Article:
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Home > News > News Articles > 2020 > November > The Evolution of Western City magazine — extending the voice and vision of California cities
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The Evolution of Western City magazine — extending the voice and vision of California cities

November 4, 2020
January 2021 will mark the beginning of a new era for Western City magazine. 
 
At the beginning of the year, the 121-year old publication will evolve into to an all-digital experience at westerncity.com. A lot has changed since the magazine launched in 1899 as Pacific Municipalities, and in order to continue to provide League members with valuable content and a high-quality reader experience, the League is streamlining the distribution channels and expanding the ways readers can interact with the Western City content.

“I am excited about this new chapter of Western City magazine,” said League of California Cities Executive Director Carolyn Coleman. “The quality of ideas, the vision, and the content remains at the heart of the editorial development, but how we deliver that quality must evolve with the digital age, providing not only relevant, but timely and increasingly engaging material.”

Another important factor in making this decision to move the magazine entirely online was the trend in the magazine’s net revenues. In the past decade, print advertising revenues have declined across the country, and Western City magazine experienced the same drop in revenues. By taking Western City to an online only format, the magazine will eliminate design, print, and mailing costs and will be less reliant on print advertising to produce the valued content that city leaders turn to.

While print advertising sales across the country have steadily trended downward, digital ad revenues have doubled since 2015, providing Western City an opportunity for digital ad revenue growth, and a path to support expanded content and features on a digital-only platform. A digital-only format also reduces the carbon footprint associated with printing, mailing, and disposing of hard copies.

The lead time required for online stories is also greatly decreased compared to printed magazine articles, allowing for more timely pieces that can better align with timely advocacy priorities. The powerful foundation that Western City has built over the last century positions the magazine perfectly to transform and evolve into a new version of itself that will inspire its audience in new ways.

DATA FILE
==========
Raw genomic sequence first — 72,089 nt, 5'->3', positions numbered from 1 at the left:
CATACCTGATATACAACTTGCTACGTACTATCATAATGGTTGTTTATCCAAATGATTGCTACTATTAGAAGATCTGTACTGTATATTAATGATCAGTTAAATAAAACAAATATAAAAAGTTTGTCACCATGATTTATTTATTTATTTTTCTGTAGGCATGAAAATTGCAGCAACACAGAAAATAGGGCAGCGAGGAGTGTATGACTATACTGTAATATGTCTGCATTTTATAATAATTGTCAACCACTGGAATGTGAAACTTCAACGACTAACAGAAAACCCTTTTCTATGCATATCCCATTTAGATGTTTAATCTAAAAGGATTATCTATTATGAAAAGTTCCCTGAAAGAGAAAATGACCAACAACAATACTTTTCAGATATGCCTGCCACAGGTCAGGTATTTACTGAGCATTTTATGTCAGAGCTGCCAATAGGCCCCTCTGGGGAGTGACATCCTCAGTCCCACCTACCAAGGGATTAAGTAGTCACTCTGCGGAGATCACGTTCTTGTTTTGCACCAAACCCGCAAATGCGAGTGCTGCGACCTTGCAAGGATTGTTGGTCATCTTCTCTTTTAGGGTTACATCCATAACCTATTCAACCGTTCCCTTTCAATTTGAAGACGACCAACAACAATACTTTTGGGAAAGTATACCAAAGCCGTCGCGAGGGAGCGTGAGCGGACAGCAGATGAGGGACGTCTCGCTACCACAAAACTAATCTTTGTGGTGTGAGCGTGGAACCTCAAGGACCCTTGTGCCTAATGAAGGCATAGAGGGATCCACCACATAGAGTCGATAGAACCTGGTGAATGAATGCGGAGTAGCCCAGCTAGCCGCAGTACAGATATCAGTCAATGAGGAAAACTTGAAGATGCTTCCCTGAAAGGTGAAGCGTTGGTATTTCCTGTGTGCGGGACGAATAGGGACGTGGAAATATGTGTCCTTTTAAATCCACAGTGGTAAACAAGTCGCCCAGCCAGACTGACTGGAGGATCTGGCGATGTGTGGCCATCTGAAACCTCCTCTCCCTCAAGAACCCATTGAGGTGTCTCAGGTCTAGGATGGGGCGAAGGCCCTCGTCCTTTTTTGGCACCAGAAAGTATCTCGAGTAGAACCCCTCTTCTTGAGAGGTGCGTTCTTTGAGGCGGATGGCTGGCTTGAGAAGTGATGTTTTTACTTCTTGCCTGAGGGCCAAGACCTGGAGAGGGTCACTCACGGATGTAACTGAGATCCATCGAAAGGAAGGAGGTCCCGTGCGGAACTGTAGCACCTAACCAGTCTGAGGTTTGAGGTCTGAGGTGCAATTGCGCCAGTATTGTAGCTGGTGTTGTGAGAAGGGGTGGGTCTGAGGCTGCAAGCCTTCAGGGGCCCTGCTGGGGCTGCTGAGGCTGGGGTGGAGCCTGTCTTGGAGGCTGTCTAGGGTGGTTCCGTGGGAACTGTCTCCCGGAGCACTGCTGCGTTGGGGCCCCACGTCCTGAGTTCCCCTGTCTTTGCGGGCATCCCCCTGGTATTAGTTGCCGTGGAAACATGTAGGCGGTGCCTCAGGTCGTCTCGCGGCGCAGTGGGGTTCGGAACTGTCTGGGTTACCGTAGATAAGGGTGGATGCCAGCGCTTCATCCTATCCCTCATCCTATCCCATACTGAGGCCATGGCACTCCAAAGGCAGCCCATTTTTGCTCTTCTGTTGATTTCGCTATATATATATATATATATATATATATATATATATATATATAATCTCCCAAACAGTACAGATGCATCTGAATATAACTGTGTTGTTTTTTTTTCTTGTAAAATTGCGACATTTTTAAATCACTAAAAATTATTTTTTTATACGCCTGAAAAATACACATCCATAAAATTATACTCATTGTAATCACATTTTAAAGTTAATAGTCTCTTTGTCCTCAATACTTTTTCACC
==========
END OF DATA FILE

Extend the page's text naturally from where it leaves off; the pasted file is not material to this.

Jude Lemons, who spent the last 24 years overseeing the editorial direction and content of the magazine, will leave the Western City team at the end of the month to pursue new projects, but is excited to see the evolution of this valuable resource for cities.

“It’s been a privilege to be part of the Western City team since 1996,” said Jude Lemons, Managing Editor of the magazine. “The League staff are terrific teammates, and I’ve enjoyed working with mayors, council members, and city staff on articles that help them serve their communities and support the League’s priorities. It’s inspiring to witness our local leaders’ commitment to public service, their innovative leadership, and their resilience and determination in difficult times. Western City’s all-digital format will serve its readers in new, exciting ways, and I look forward to being a subscriber.”

From the mailbox to the inbox
While city officials have grown accustomed to finding Western City magazine in their mailbox, starting in January, a link to the magazine will now arrive each month by email inbox, with a summary of what’s in the issue.

Diverse perspectives, legal analyses, insights from legislators and experts, features on local government policy, process, and fiscal issues, commentary by League leadership, and individual city success stories demonstrating how #LocalWorks in California – will all be available on a desktop computer, laptop, tablet, or phone, wherever city officials are.

This evolution is a natural next step for Western City, extending its voice and vision, which will ultimately include increased video and social content. The League will continue to invest in this valuable resource for city officials to ensure it continues to reflect our cities of today, and of tomorrow.


 
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